Smoking ban discussions continue


Delaware City Council continued discussions surrounding the proposed smoking ban around recreational facilities in city parks. At the suggestion of council members, Assistant City Attorney Chris Ballard will change the language of the proposed ordinance to include an outright ban in parks for all smoking products.

Previously, the ordinance proposed a 50-foot ban around park recreational facilities. At the last council meeting, Ballard defined recreational facilities to include playgrounds, athletic fields, aquatic areas, picnic shelters, restrooms, pickleball, and tennis courts.

The public hearing portion continued from the March 25 meeting, and residents were on hand to voice their support for a full ban on smoking products in parks. Angie Macwhinney, who serves as the school representative on the Delaware Parks and Recreation Advisory Board, called the original proposal of a 50-foot ban disappointing. She added she would prefer to see a ban on all nicotine products in parks.

Councilman George Hellinger, reading from a prepared statement, said, “Parks are supposed to be family friendly; smoking is not family friendly. Parks are supposed to be healthy; smoking is hazardous to your health. Parks are supposed to promote a healthy lifestyle; smoking is not a habit that should be modeled by our adults for our youth to mimic.”

Councilwoman Lisa Keller previously had been firmly against an outright ban in parks. On Monday, she said she had been swayed toward an outright ban in light of all the information that had been presented, as well as hearing from her constituents on the proposal.

She asked, “Have we heard from any smoker that has given us any reason why they should be able (to smoke at parks)?”

Keller added she would support an outright smoking ban because it affects others around smokers, but she wouldn’t support a ban on all tobacco products, which would include chewing tobacco, because those products don’t have a negative health impact on other park users. She said including products that don’t affect other people simply because they’re unhealthy would be a “slippery slope” that would then have to call other unhealthy consumption such as certain foods into question.

Vice Mayor Kent Shafer called an outright ban “an overreach,” saying, “I think we have to be reasonable about what kind of laws we pass that we’re not invoking our will and our desires on other people.”

Shafer said he fully supports a proximity ban that would impact other non-smokers, but he added that telling someone who is isolated from any other park user that they can’t smoke is an overreach.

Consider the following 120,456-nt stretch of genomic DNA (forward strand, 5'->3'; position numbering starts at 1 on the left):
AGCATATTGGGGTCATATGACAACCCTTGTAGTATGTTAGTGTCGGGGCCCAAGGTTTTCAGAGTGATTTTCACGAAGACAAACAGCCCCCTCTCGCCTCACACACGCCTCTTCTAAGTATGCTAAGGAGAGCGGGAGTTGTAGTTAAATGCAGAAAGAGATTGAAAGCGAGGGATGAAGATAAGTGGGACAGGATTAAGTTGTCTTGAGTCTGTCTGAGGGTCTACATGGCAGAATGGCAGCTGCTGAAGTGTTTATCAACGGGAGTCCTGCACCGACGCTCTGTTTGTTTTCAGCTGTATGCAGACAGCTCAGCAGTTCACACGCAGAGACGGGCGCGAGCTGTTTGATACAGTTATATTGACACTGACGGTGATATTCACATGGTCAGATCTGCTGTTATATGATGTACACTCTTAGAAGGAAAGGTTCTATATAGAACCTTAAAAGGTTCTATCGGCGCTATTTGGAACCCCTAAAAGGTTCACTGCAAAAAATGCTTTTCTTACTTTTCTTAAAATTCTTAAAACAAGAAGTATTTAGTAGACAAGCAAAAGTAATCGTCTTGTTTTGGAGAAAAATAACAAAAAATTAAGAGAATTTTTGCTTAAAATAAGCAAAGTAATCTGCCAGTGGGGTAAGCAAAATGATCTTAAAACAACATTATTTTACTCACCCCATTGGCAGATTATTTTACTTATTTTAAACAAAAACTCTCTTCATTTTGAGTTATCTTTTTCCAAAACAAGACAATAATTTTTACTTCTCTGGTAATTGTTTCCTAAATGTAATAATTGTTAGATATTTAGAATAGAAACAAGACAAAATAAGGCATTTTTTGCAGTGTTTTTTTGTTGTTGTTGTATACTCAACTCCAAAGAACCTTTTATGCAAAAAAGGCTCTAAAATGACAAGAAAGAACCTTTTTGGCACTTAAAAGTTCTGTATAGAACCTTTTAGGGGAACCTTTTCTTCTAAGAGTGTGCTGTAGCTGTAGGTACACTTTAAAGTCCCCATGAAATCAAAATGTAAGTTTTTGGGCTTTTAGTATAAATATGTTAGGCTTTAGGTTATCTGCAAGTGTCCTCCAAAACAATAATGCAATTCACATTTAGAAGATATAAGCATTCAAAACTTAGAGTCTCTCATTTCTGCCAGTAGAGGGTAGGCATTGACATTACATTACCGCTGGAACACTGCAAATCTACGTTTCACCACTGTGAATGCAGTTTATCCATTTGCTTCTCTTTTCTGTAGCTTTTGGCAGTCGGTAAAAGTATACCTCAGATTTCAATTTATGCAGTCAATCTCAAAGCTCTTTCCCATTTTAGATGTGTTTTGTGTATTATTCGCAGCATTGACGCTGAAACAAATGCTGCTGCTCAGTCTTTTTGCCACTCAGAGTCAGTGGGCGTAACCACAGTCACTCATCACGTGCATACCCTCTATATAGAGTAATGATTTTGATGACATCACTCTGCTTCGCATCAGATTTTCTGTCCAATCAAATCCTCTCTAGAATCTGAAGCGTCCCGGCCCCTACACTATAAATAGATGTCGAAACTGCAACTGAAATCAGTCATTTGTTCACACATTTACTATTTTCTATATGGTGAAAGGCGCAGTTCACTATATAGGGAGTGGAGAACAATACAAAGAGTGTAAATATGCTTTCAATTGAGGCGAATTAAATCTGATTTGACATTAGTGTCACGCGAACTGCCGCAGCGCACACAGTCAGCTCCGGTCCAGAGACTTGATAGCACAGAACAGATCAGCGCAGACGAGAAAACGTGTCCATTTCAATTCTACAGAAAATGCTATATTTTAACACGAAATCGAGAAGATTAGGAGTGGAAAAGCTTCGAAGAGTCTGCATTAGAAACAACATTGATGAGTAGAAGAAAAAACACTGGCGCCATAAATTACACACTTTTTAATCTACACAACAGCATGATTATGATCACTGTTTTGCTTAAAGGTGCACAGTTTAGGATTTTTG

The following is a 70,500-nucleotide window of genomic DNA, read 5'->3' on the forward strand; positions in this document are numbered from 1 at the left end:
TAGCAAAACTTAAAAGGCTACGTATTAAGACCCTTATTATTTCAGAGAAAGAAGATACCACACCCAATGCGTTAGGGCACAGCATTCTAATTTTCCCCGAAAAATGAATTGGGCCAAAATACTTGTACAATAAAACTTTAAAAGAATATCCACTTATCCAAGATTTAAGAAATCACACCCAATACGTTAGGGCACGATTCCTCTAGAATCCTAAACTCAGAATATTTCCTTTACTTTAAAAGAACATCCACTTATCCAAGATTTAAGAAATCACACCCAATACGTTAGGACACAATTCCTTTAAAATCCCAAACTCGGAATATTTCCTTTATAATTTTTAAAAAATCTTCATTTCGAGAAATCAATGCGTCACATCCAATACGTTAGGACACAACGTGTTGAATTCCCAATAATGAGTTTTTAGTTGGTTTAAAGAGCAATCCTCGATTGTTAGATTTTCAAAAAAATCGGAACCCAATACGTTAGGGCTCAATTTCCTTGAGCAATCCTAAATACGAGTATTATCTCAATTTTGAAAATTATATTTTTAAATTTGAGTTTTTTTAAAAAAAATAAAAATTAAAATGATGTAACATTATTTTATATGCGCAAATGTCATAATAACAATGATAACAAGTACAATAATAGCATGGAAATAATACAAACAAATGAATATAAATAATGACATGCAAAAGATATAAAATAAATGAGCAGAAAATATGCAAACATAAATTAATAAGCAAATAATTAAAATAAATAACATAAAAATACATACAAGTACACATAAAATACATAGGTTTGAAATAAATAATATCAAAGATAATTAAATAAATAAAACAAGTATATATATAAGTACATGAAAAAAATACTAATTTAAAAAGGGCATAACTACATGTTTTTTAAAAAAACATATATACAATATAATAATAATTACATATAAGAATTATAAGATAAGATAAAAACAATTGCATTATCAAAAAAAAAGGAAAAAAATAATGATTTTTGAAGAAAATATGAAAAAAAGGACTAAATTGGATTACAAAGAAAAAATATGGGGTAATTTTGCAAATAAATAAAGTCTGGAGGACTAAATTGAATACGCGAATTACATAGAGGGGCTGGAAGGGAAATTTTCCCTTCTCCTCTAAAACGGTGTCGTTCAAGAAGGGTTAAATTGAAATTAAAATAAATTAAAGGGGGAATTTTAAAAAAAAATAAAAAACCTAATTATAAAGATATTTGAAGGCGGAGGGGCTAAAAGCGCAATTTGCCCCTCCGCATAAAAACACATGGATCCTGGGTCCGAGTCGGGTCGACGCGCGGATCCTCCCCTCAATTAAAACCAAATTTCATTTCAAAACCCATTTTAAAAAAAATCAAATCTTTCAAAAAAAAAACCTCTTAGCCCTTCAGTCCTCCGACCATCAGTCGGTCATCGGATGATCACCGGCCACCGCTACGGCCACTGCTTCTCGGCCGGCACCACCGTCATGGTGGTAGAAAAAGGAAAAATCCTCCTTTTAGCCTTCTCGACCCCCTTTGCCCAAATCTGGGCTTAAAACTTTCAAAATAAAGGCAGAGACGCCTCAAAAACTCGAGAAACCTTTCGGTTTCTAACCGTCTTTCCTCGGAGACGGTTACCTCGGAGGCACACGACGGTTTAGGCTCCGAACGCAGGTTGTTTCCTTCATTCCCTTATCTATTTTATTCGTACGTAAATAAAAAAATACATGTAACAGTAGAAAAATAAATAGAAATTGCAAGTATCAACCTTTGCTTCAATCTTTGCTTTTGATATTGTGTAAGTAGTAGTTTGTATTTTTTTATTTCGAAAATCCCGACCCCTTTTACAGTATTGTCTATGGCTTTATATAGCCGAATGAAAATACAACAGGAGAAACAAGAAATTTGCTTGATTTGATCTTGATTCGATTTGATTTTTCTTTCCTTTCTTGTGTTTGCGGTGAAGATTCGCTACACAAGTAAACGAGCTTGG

The ordinance will come back to council at its next meeting, scheduled for Monday, April 22.

Massage ordinance discussions still ongoing

When council last discussed the ordinance to better regulate massage parlors within the city, the ordinance had grown to include language stipulating that any worker who would be providing service at the parlors be licensed through the state.

However, concern was raised by Shafer on Monday about how the ordinance requiring all to be licensed would be enforced after the business is established. He suggested that a licensed therapist could show proof of being licensed up front in order to gain a certificate of zoning compliance, but there is little to stop them from running an illegal business after the fact.

Shafer said he had spoken with a sergeant with the Columbus Police Department’s Special Assignment force, and that discussion raised concerns about what happens with the businesses after they get their proper zoning. He said that although he was originally against going too far with the proposed ordinance, his discussion with the sergeant led him to believe the ordinance isn’t going far enough.

Council then discussed how to enforce the requirement that all massage therapists be licensed through the state. Shafer suggested no illegal business would be able to provide proof of licensing for all service providers, but the question remains of who is enforcing that law and how often they are doing so.

By being able to simply request proof of licensing from all therapists, Shafer said it would be much easier to weed out a suspected illegal business rather than the police having to conduct an in-depth investigation.

“The main thing is that by having that law in place, the chances of somebody coming here with the intent to open (an illegal business) is pretty slim, because they know there is a higher standard of requirement here than other places,” Shafer said.

Ultimately, the ordinance was tabled, and Shafer said he would organize a meeting between city staff and the CPD sergeant, perhaps during the next city council meeting, to further discuss the details of the ordinance.

By Dillon Davis

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Reach Dillon Davis at 740-413-0904. Follow him on Twitter @ddavis_gazette.

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